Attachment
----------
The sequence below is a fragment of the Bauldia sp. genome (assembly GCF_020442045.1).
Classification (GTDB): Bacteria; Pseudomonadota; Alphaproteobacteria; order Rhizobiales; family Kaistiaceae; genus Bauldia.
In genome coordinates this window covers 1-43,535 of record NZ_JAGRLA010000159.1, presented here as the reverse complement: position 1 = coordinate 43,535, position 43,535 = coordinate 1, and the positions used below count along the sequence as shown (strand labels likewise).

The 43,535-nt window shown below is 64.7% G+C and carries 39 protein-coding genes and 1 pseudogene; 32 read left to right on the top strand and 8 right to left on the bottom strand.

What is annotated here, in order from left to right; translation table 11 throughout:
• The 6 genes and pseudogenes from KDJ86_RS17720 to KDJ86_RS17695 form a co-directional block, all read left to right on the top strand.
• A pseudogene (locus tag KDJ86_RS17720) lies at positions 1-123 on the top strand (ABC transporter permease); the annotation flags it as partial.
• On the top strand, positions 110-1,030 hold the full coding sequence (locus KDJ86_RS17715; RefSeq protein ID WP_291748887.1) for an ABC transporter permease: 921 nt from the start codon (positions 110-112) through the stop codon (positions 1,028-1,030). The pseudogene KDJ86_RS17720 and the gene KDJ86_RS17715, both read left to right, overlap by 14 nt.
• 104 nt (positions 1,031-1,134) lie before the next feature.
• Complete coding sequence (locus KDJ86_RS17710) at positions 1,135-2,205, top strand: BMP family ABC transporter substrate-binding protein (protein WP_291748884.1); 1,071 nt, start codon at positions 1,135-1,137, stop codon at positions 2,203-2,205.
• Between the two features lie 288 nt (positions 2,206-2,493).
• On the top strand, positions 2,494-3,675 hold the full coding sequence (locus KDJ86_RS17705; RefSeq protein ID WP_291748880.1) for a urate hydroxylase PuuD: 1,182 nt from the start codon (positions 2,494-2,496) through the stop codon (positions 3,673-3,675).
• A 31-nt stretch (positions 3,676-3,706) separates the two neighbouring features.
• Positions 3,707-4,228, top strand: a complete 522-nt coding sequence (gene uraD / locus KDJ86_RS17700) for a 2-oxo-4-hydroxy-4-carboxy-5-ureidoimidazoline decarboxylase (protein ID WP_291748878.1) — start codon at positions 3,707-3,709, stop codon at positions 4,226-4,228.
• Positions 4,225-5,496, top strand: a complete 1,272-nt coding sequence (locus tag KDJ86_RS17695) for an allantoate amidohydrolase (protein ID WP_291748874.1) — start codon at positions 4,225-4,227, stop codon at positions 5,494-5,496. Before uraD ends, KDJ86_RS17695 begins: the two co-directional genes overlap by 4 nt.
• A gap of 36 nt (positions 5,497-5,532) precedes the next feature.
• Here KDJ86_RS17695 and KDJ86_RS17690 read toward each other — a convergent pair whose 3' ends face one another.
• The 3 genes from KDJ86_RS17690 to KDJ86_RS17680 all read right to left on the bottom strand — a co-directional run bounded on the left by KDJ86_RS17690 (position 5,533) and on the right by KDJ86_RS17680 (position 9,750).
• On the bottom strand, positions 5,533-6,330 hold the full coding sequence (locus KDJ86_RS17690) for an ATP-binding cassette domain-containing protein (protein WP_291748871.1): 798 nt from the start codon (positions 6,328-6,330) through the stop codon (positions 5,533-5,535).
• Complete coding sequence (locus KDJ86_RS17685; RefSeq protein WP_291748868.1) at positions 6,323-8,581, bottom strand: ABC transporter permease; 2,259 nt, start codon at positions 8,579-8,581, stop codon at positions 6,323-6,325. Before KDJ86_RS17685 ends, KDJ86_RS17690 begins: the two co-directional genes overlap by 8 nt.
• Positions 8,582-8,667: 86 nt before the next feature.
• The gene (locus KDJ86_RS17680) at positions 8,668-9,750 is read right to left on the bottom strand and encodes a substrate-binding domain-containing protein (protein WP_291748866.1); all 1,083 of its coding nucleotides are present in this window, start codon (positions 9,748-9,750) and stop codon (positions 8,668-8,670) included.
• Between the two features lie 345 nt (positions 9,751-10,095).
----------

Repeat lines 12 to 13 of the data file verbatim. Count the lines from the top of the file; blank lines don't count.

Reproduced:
• On the top strand, positions 2,494-3,675 hold the full coding sequence (locus KDJ86_RS17705; RefSeq protein ID WP_291748880.1) for a urate hydroxylase PuuD: 1,182 nt from the start codon (positions 2,494-2,496) through the stop codon (positions 3,673-3,675).
• A 31-nt stretch (positions 3,676-3,706) separates the two neighbouring features.